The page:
When emotion is a matter of algorithm
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Food retail design firm Supernormal tells us about current trends, in spite of the new rules imposed by the health emergency, and the extent to which the devices we carry in our pockets influence bookings.
The Covid-19 health emergency is defining precise protocols for the use of public spaces, relating above all to social distancing and hygiene. However, rather than generating new design trends, the emergency has actually tended to accelerate some that were already present. “In food retail, the difference between physical and virtual space will become more and more blurred,” we are told by Milan firm Supernormal, with years of experience in designing restaurant chains with at least 3-4 points of sale. “Experience has become multi-channel. You have to look at its physical and digital touch-points, the flow of people within the store, payment mechanisms and the relative “customer economic cycle”, through to staff shift structures. This information, combined with data on users' gender and age, or what they eat, forms part of the space's design brief, and even the modulation of its offer. Data can even provide guidance on how to display goods on shelves. And this information is accessible via the devices everyone has in their pockets, or via CCTV cameras.
And there's more. For a brand that manages entertainment and gambling venues, we used heat maps to verify the best gambling machine layout, while gender analysis, which showed us that 85% of users were men, led us to give the space a more high-tech look. It's important for the physical space to correspond to the brand's 'value proposition'. And this must also correspond to a sales strategy: even how comfortable the seats are will depend on the time we want people to spend in the restaurant.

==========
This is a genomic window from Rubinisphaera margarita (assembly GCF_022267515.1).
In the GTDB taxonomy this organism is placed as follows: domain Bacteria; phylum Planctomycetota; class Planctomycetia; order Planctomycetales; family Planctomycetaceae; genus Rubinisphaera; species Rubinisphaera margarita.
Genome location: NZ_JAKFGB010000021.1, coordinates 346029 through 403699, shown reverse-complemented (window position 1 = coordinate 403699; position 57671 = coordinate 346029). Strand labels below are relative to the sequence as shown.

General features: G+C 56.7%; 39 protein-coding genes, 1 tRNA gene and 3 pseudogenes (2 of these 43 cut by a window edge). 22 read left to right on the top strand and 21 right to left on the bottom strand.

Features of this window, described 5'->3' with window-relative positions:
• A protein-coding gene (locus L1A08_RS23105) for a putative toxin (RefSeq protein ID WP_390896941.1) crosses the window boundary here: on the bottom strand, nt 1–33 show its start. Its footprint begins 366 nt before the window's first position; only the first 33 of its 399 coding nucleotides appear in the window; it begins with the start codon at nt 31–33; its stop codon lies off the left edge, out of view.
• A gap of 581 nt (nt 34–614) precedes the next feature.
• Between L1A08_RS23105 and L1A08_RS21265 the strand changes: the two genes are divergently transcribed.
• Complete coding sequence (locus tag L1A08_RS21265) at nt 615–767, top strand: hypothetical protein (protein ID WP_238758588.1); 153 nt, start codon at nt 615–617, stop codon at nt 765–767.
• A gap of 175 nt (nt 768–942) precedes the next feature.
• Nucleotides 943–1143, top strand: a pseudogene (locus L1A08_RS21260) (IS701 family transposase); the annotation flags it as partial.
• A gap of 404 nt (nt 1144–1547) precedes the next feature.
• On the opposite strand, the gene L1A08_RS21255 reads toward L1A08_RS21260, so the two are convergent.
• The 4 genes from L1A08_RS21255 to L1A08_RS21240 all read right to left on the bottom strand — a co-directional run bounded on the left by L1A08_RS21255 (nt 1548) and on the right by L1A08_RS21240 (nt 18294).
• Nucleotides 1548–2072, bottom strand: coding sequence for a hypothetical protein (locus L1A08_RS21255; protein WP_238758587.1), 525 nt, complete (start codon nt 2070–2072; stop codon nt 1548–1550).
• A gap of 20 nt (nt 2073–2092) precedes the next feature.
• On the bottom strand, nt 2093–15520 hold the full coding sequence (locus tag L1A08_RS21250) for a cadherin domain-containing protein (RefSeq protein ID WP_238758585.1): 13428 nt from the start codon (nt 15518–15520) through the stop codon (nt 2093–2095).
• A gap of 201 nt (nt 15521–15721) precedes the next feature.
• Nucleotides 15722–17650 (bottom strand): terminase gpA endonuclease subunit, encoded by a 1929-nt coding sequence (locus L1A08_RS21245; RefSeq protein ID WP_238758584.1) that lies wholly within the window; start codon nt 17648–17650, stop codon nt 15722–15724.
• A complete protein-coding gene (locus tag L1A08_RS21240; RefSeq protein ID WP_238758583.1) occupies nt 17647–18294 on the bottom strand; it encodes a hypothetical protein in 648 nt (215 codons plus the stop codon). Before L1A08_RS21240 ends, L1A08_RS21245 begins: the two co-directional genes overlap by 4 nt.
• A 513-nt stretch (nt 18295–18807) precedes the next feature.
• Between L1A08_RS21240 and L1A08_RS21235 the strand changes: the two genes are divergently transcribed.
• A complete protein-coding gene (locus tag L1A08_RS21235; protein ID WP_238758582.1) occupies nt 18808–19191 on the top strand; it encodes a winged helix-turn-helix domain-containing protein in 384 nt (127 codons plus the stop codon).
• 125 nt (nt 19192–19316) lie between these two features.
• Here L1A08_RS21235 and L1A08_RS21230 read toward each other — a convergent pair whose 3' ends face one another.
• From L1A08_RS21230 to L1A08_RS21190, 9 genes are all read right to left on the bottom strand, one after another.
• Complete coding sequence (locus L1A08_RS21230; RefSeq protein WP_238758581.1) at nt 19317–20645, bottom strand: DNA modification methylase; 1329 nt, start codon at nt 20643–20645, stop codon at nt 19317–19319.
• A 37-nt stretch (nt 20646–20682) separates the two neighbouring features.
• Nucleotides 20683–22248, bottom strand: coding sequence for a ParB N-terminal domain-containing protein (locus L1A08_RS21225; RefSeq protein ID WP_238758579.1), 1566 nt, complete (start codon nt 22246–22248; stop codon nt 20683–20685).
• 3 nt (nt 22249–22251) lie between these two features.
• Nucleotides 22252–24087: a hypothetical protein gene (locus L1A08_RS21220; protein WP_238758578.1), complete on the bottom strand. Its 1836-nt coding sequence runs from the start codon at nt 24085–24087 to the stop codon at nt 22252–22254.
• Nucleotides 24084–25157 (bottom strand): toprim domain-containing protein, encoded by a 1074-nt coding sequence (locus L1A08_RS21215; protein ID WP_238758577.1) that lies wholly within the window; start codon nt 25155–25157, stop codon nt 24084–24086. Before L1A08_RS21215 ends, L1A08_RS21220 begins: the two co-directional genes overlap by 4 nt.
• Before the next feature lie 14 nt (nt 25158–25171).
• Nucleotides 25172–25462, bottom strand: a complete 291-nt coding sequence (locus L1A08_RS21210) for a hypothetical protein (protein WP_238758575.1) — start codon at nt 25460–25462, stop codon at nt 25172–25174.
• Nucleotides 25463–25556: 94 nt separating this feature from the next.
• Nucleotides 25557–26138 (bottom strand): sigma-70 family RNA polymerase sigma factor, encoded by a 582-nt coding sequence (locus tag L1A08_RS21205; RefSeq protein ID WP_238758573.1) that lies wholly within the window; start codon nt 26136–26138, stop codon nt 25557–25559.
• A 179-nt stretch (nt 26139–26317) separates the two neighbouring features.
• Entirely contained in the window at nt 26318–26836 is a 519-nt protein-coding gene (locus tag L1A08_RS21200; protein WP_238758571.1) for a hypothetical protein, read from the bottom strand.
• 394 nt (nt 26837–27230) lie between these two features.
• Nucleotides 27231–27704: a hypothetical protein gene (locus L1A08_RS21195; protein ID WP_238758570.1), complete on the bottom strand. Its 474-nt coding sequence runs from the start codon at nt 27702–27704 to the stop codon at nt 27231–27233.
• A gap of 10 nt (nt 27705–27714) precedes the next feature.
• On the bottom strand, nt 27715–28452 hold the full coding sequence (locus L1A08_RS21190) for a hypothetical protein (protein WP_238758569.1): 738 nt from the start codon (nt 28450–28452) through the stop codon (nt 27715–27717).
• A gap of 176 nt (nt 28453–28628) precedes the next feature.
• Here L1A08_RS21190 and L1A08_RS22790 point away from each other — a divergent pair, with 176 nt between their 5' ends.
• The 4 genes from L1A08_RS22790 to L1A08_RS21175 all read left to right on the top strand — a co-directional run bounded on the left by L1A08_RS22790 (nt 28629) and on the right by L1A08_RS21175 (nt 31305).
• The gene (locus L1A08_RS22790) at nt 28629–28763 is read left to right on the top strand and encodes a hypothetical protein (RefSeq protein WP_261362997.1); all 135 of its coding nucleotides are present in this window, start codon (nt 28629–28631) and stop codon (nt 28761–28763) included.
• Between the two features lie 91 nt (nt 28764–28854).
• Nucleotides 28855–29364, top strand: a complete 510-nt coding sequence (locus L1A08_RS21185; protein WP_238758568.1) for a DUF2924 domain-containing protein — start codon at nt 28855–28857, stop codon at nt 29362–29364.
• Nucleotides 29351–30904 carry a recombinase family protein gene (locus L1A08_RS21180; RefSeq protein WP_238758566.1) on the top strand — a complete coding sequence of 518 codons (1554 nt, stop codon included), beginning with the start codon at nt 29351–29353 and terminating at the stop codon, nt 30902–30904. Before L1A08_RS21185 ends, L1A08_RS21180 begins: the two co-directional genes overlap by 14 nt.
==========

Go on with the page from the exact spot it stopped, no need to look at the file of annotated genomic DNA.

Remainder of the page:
Focusing only on the location's looks is no longer enough: the space must be tested using analysis tools, because every decision has a sequence of repercussions, from interior design to graphics, to the items on the menu.
Emotion is an important tool. But even this is a scientific factor: consumers' reactions can be influenced through choice of colours or materials, fragrances or lighting design. For example, the use of lights influences circadian rhythms or the production of wellbeing hormones like dopamine or cortisol. The sound ambience is equally important. This is not a kind of alchemy: these are measurable physical parameters and variants of the space, which can be controlled by sensors that analyse customers' behaviour.”
The current health emergency has given a strong boost to the food delivery system. Even before last February, “we were seeing strong growth in the number of restaurant cook rooms (or ghost kitchens), which only produce for home delivery. In food retail, there's a trend towards proximity: local supermarkets or delivery services with dense territorial cover, for which multichannel design of brand visibility is all-important”.
Supernormal was founded in Milan in 2019 by Giuseppe Leida and Paolo Cazzani to design spaces, brands and objects for retail, work and culture, where architecture, design and communication interconnect. They both trained as architects. Leida founded GLA (Giuseppe Leida Architetti) in 2003, and Cazzani created the Spotbreak advertising agency in 2001. They have been working together on food retail projects for Panino Giusto, Spontini, Saquella and Espresso Club since 2009.